Newton global higher-income fund manager James Harries believes blue-chip stocks will soon be attracting a premium.
Speaking at the Fund Strategy Investment Summit in Kitzbuhel, Austria last week, Harries said there are now a number of quality large-cap blue-chip global companies offering decent yields that are being ignored by investors.
He said: “We think that once some of the problems the market is besieged with are played out, these companies have to attract a premium as people will rush into them and will thank themselves for doing so given their inherent dependability and predictability.”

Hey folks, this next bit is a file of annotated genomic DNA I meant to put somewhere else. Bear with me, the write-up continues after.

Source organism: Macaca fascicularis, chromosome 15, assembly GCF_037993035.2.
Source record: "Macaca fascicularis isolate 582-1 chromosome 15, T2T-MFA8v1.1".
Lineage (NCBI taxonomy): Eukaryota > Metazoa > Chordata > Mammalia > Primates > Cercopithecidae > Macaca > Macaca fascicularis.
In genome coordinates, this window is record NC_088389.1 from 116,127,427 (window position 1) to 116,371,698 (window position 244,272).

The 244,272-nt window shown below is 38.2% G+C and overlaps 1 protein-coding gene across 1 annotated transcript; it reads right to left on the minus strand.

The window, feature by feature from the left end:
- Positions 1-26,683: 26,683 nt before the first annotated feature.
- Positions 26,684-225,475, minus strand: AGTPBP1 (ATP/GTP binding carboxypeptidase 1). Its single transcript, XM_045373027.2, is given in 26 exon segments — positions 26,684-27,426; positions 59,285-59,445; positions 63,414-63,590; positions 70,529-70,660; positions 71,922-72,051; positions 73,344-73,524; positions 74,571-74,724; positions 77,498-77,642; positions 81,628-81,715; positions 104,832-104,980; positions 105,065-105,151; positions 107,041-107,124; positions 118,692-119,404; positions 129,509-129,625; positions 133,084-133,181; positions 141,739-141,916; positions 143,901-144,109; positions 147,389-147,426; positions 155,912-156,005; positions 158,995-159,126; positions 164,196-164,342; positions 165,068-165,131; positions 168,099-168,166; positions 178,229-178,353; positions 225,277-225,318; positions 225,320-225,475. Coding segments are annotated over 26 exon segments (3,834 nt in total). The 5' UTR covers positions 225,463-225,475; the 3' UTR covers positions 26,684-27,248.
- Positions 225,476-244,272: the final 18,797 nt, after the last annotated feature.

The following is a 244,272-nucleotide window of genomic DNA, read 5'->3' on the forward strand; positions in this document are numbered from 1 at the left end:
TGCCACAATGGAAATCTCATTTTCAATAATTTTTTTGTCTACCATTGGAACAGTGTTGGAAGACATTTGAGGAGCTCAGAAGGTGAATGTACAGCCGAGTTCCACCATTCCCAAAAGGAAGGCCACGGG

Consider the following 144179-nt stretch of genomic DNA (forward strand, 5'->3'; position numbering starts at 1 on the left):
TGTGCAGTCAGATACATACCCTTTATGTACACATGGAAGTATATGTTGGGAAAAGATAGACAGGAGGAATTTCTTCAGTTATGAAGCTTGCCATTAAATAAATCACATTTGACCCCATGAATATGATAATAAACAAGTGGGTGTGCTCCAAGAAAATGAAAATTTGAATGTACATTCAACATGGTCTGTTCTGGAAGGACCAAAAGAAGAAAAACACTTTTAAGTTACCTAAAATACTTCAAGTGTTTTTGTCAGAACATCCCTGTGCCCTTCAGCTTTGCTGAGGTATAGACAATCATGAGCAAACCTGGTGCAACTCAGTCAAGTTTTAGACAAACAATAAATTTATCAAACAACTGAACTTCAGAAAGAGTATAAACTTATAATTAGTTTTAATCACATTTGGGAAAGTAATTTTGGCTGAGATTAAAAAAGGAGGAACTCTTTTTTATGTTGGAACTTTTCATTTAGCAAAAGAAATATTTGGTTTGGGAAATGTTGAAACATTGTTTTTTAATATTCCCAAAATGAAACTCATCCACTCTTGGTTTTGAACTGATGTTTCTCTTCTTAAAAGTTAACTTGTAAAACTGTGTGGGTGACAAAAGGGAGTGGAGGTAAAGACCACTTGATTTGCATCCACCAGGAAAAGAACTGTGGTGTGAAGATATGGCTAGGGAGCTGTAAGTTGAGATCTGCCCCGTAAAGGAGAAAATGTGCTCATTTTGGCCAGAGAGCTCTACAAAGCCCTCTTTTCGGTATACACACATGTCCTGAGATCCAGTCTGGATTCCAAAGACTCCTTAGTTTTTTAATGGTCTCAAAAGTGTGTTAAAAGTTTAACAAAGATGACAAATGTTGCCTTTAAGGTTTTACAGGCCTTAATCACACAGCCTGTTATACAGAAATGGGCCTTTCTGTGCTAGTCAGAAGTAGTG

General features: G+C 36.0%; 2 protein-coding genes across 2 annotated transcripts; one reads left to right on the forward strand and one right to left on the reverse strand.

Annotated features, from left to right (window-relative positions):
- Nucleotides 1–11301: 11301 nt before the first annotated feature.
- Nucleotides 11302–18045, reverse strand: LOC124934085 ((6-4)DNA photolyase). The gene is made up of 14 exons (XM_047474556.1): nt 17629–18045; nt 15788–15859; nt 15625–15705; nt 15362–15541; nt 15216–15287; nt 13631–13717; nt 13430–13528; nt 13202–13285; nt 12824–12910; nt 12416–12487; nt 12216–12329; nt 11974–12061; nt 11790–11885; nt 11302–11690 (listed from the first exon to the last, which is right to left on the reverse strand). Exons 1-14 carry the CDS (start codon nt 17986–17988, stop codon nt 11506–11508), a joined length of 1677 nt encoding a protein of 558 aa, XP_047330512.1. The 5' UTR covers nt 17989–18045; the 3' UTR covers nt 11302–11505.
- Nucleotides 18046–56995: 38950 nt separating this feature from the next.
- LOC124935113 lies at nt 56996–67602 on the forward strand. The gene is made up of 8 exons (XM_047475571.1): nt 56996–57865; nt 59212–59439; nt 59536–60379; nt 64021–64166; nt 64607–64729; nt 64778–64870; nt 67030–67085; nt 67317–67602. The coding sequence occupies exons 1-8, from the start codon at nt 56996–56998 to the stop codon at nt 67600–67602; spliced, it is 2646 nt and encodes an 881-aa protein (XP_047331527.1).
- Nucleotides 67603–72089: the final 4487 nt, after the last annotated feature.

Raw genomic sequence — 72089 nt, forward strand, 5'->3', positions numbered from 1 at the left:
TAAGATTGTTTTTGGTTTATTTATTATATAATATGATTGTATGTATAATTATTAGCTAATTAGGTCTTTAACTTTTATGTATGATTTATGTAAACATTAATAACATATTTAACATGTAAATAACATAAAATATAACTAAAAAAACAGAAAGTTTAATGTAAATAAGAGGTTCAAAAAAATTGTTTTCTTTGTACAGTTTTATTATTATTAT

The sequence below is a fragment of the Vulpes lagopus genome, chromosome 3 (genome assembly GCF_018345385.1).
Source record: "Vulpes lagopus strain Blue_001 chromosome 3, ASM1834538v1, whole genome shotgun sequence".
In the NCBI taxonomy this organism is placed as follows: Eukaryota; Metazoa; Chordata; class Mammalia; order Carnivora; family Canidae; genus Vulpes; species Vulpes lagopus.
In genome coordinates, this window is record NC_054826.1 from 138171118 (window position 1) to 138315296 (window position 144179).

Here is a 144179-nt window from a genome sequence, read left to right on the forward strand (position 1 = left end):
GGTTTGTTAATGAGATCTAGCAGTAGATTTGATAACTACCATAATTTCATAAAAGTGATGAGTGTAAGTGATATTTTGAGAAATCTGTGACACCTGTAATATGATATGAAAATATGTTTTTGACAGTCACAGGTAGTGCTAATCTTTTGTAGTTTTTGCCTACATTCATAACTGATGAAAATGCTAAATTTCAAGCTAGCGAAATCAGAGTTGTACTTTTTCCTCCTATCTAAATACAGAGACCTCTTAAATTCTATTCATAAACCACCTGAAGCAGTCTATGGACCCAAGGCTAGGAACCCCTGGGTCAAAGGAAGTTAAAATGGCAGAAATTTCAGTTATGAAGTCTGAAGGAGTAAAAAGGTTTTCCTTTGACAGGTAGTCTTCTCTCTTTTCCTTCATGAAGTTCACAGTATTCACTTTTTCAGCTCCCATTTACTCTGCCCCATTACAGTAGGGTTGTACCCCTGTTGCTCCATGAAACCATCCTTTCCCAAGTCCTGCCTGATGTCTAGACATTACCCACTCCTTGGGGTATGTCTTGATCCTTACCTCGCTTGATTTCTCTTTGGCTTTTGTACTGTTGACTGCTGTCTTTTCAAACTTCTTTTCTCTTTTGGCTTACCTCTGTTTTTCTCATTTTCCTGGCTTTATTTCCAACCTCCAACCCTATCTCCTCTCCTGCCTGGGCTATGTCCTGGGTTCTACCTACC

Harries said the Newton global higher-income fund currently has 50 per cent in large-cap stocks compared with 30 per cent before the credit crunch.
He also said the market will see shorter cycles as the days of governments being able to drop interest rates and encourage greater debt in order to dampen and lengthen the business cycle are over.
He said: “Shorter market cycles are likely to be the norm in the future as we see higher degrees of volatility and less consumption augmented by increasing indebtedness.
“The difficulty is we never knew when the market would hit the limit for leverage until it well and truly happened in 2008 and we are now in the deleveraging phase, with the credit crunch more of a process than an event.”